Prices

957 Lake Avenue, that 1740’s house on four acres at corner of Lake and Lower Cross, is reported as pending. The sellers paid $1.335 for it in ’02, priced it at $2.8 in ’07 and after a series of grudging price reductions, hit $1.149,after 1,202 days on market. Assessment is $1.366.

Another antique (1770?), 66 Cat Rock Road, has been returned to the market after failing to sell in 2006 and 2007 for $2.195. Today’s new price is $1.495 which is far more reasonable – in fact, I’d buy this house if I could afford to. It’s a neat old house, nicely renovated.

22 Indian Head Road, on the other hand, has been removed from the market (again) after failing to fetch the owners’ desired price of $3.399 (again). They couldn’t get that price in ’08 and ’09, and now it seems they couldn’t get it in 2010. The market speaks, but you don’t have to listen. The owners, by the way, bought this place for $2.4 in 2004 and did nothing to it. Why they thought it should be worth a $ million more baffles me.

Update: I can’t help but think of all the other, lesser houses in this area that are still holding out for prices in the high $1s and low $2s. They’re screwed.

8 Comments

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8 responses to “Prices

  1. CatRocker

    Hmmm, that bump on the head must have affected you more than you thought – I must have read that wrong but it looked to me that you said you would buy a house in Cos Cob…….

  2. Humor in Riverside

    Wondering what your take is on the new listing on Hendrie. Looks like the seller/broker have a pretty good sense of humor or maybe just a lot of time to waste.

  3. atticus

    OT, but too good to pass up”

    Democrats Vote Down 5 Percent Rule

    In a bid to stem taxpayer losses for bad loans guaranteed by federal housing agencies Fanny Mae and Freddy Mac, Senator Bob Corker (R-Tenn) proposed that borrowers be required to make a 5% down payment in order to qualify.

    His proposal was rejected 57-42 on a party-line vote because, as Senator Chris Dodd (D-Conn) explained, “passage of such a requirement would restrict home ownership to only those who can afford it.”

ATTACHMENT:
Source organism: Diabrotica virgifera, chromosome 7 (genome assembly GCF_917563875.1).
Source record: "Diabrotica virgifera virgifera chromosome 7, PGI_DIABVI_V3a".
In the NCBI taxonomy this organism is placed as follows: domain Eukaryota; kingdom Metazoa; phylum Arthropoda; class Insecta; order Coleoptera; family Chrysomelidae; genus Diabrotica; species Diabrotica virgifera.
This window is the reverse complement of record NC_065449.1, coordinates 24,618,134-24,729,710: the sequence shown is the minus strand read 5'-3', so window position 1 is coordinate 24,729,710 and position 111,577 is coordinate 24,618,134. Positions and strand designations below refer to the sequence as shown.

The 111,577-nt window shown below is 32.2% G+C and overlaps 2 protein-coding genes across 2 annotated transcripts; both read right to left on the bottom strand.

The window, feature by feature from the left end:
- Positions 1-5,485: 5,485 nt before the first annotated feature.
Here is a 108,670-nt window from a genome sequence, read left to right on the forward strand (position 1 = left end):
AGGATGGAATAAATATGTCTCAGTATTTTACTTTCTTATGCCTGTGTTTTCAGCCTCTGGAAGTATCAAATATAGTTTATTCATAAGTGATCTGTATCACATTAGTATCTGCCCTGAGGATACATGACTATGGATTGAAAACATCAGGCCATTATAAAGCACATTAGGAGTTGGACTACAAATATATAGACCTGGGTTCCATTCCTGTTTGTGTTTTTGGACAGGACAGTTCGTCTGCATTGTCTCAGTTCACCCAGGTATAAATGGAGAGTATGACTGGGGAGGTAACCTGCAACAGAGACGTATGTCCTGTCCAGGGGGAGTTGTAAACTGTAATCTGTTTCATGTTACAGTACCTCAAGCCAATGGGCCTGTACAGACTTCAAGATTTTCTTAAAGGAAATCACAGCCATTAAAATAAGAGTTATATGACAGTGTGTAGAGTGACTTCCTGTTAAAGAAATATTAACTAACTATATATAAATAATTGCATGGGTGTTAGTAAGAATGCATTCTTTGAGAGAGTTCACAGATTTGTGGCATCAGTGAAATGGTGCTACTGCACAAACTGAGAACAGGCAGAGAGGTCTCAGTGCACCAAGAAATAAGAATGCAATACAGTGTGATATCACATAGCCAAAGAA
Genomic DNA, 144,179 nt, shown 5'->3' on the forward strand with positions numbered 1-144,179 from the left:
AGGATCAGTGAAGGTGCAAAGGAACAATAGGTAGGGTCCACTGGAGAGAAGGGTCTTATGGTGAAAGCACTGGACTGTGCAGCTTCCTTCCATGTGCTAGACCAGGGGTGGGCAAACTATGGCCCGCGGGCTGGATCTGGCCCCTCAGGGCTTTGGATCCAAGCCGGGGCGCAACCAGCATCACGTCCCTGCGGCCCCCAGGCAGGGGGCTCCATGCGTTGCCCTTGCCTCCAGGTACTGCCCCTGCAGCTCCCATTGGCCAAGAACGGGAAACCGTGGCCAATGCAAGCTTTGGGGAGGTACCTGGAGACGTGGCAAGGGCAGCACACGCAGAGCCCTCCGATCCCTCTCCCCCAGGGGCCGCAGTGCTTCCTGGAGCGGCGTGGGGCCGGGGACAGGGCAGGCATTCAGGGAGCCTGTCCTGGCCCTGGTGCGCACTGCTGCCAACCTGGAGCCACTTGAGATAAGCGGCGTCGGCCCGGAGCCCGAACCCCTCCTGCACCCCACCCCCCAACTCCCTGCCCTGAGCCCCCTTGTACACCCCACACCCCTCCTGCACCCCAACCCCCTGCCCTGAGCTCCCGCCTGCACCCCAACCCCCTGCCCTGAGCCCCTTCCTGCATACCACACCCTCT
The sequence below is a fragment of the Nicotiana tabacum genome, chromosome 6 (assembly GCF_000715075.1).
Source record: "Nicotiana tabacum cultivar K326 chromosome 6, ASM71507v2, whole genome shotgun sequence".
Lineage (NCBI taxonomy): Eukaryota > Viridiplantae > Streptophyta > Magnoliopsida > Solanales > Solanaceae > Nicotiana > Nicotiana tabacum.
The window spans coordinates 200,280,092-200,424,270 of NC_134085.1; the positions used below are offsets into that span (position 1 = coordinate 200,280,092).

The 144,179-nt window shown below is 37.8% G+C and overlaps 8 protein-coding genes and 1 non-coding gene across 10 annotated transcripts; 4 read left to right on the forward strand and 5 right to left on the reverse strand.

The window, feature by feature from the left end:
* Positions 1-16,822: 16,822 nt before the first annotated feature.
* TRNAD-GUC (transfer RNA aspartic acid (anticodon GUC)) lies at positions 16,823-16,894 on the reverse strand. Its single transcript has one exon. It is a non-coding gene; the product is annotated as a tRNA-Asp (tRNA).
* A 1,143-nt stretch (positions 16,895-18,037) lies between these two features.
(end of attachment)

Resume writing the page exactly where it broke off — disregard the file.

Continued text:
I can’t add anything to this.
    http://online.wsj.com/article/SB10001424052748704853404575322604214582736.html?mod=djemalertNEWS#articleTabs%3Dcomments

  4. Cos Cobber

    I did it! and I would do it again! Darn you CF and your blasted real estate/credit crisis meltdown. You did this to us…..YOU!!!!

    🙂

  5. Priapus

    As much as I wanted to believe the Dodd quote, it is not true. It was written by a satirical blogger in Az.

  6. DebtVulture

    Atticus,

    “In a bid to stem taxpayer losses for bad loans guaranteed by federal housing agencies Fanny Mae and Freddy Mac, Senator Bob Corker (R-TN) proposed that borrowers be required to make a 5% down payment in order to qualify.

    His proposal was rejected 57-42 on a party-line vote because, as Senator Chris Dodd (D-CONN) explained, “passage of such a requirement would restrict home ownership to only those who can afford it.”

    I immediately wrote a scathing blog calling Dodd a dunderhead and urged the immediate departure of every elected official in Washington, but something told me to check the validity of the information first. Upon checking factcheck.org, I learned that the real author of this was satirist John Semmens who wrote a blog called “Semi-News.” Apparently this inaccurate quotation has flooded the internet…even on Forbes.com. Thus it is a valuable lesson that your Commander has learned again to check before he shoots from the hip.

    For the record, Dodd and the Democrat Party did oppose Corker’s amendment to the Restoring American Financial Stability Act of 2010. Dodd said, “One reason I opposed the measure is that it would have disadvantaged homebuyers with good credit and income, but without the cash to make a 5% down payment.” I find Dodd’s correct statement almost as troubling and irresponsible, because it is Washington double-speak.”

    Dodd is still a moron.

  7. Waters

    Pricing has always been way off in Greenwich for one simple reason: 95% of brokers don’t have a clue about how to evaluate real estate. The proof is in the pudding; you have hundreds of houses on the market that sit for months and months while receiving no offers.

    Another problem that the local boards of realtors and the national and state associations don’t want to address is how inflationary the armies of brokers across the US in the prices as well as the ultimate selling prices of properties. Are brokers out there actually going to contend that the hoary practice of “buying the listing” by telling the owner what they want to hear, and making all kinds of promises about what the owner can get for the property, doesn’t inflate real estate?